EM Sovereign Debt 2014: Neither Phoenix nor Failure

Emerging-market (EM) sovereign bonds were burned badly in 2013. Will they rise from the ashes in 2014? We believe some will and some won’t. The watchword for 2014 will be selectivity.

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The Fed Did Nothing—but Bond Investors Can Act Now

The US Federal Reserve surprised the market on September 18 when it announced that it wouldn’t “taper” its monthly US$85 billion asset purchase program until the economy strengthens. Many investors saw this as a reprieve. We see it as a chance to position bond portfolios for rising rates.

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GSE Reform Lumbers Up to the Starting Gate

Momentum is finally building to do something with Fannie Mae and Freddie Mac. The bipartisan Corker-Warner proposal, now making the rounds on Capitol Hill, aims to dissolve the GSEs and start fresh. Meanwhile, Fannie and Freddie are testing innovative mortgage-security structures that transfer the risk of borrower defaults to the private sector.

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Beware the Dangerous Stretch for Yield

The US Federal Reserve talked in early summer about tapering its quantitative easing plan and raising interest rates—in part to stop investors from chasing yield into the arms of riskier loans. In the high-yield market, however, the conversation had exactly the opposite effect.

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With Rates Going Up, Give Bonds Some Credit

After the bond market’s stumble last quarter, defending against rising rates has moved front and center for many investors. One approach that has been effective over time has been exposure to credit-oriented sectors and strategies.

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Concerned About Rising Rates? Add Ballast by Going Global

A US-only bond investor is affected by one business cycle, one yield curve and a single monetary policy. As long as rates were falling, that seemed like a good thing. Not so these days.

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Opportunity Knocks for Mortgage Investors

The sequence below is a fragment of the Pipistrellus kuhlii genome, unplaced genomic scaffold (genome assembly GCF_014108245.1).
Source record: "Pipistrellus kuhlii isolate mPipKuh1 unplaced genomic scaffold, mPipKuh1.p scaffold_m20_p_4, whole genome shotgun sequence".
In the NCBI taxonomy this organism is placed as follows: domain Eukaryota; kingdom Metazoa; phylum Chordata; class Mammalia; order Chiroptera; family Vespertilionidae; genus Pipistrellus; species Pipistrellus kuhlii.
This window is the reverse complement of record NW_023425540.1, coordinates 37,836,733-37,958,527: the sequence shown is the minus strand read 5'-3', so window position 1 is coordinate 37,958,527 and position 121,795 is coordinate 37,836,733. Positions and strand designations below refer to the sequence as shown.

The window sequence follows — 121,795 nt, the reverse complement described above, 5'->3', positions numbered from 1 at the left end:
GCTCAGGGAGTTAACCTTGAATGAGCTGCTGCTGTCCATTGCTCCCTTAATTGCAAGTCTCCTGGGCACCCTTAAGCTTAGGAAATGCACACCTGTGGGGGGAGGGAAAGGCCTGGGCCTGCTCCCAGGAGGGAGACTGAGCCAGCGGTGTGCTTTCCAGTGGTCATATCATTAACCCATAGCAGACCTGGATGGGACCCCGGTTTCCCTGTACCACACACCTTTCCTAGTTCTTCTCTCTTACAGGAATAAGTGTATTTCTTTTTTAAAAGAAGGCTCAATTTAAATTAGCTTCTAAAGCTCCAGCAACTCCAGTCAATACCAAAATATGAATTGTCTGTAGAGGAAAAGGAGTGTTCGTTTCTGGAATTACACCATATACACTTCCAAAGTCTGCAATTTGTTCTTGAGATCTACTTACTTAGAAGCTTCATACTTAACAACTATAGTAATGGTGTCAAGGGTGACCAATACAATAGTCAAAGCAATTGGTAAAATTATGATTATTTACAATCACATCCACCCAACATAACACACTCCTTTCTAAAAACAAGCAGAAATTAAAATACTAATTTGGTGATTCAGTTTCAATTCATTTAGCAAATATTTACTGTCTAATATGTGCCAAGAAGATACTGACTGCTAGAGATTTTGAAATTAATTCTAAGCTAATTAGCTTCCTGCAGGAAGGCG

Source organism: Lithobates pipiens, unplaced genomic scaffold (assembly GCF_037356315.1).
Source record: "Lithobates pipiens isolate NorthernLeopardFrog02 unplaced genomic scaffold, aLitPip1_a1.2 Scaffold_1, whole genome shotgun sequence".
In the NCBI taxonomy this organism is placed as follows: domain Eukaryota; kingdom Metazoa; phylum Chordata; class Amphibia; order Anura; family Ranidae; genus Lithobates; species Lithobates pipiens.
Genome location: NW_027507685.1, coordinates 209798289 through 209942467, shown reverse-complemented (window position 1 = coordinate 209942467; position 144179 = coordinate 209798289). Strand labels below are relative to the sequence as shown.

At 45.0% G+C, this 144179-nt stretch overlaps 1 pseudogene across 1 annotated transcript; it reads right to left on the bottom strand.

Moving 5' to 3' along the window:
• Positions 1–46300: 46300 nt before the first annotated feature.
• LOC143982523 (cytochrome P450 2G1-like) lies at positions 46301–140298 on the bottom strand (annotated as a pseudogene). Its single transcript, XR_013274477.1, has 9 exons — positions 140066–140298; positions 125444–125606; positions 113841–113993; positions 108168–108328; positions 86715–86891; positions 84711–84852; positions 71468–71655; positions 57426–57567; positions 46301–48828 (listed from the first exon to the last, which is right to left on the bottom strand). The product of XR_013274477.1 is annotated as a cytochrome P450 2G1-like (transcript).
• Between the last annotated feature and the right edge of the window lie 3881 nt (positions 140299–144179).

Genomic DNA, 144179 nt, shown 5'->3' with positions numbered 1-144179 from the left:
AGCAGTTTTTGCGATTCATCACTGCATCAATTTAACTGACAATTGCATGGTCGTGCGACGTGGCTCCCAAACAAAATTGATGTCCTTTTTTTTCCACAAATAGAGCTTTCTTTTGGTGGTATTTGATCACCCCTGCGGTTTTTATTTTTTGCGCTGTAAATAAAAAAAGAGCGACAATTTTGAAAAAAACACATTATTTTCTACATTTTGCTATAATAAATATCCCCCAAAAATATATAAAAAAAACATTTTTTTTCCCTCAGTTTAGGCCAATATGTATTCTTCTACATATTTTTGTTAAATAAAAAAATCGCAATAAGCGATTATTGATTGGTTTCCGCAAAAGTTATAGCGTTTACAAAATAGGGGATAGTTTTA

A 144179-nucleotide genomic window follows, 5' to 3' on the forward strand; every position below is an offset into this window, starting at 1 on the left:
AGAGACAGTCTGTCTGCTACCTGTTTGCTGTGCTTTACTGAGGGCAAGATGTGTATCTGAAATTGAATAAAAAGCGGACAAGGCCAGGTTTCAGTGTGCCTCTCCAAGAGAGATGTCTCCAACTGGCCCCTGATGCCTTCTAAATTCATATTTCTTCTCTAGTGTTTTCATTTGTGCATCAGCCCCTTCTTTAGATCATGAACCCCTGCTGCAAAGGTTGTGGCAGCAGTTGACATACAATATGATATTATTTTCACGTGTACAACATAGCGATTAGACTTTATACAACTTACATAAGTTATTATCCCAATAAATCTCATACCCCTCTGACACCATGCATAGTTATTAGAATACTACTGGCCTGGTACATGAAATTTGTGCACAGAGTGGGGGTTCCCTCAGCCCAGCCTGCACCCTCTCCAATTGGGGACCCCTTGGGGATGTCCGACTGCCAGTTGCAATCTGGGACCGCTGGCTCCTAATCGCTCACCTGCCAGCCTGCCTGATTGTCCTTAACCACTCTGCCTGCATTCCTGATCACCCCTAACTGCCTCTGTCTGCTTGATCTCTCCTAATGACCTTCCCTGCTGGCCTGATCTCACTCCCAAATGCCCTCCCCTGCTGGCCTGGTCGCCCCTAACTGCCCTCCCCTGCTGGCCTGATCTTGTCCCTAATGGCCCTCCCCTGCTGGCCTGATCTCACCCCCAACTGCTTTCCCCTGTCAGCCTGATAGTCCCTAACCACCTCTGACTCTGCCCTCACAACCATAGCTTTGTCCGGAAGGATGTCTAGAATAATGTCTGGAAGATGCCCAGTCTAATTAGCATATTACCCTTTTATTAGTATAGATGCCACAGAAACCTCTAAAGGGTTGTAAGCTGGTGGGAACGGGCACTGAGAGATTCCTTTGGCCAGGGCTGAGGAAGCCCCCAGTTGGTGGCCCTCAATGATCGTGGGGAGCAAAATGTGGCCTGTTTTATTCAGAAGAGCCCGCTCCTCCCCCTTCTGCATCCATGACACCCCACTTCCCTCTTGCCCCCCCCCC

We don’t usually think of rising rates as being good for homeowners. That may be because we’re accustomed to thinking of financing (and refinancing) as the key to reviving sagging housing markets. And it’s true that financing availability remains tight, at least by historical standards, and isn’t going to get looser with rising rates.

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For Abenomics, the Hard Part Is Still to Come

Prime Minister Shinzo Abe’s “Abenomics” program, designed to revive Japan’s economy, was a big success in its first five months, easily surpassing low expectations. But it’s drifted off course since it began, and the going is sure to get tougher from here. Still, it’s too early to write off this policy experiment.

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Keeping Your Balance During Shaky Markets

By Paul DeNoon (pictured) and Gershon Distenfeld While capital markets have had their ups and downs, it’s been at least 15 years since we’ve seen such a broad swathe of the global markets take a hit at the same time—risky and “risk-free” assets alike.

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DC Solutions: Adding Global Bonds to Target-Date Funds

By Alison Martier and Seth J. Masters Within US defined contribution (DC) target-date funds (TDFs), whether we’re considering customized TDFs for larger plans or packaged solutions for smaller plans, our research shows that having a bond allocation that is not US-centric can lead to better outcomes and enhance the effectiveness of the glide path.

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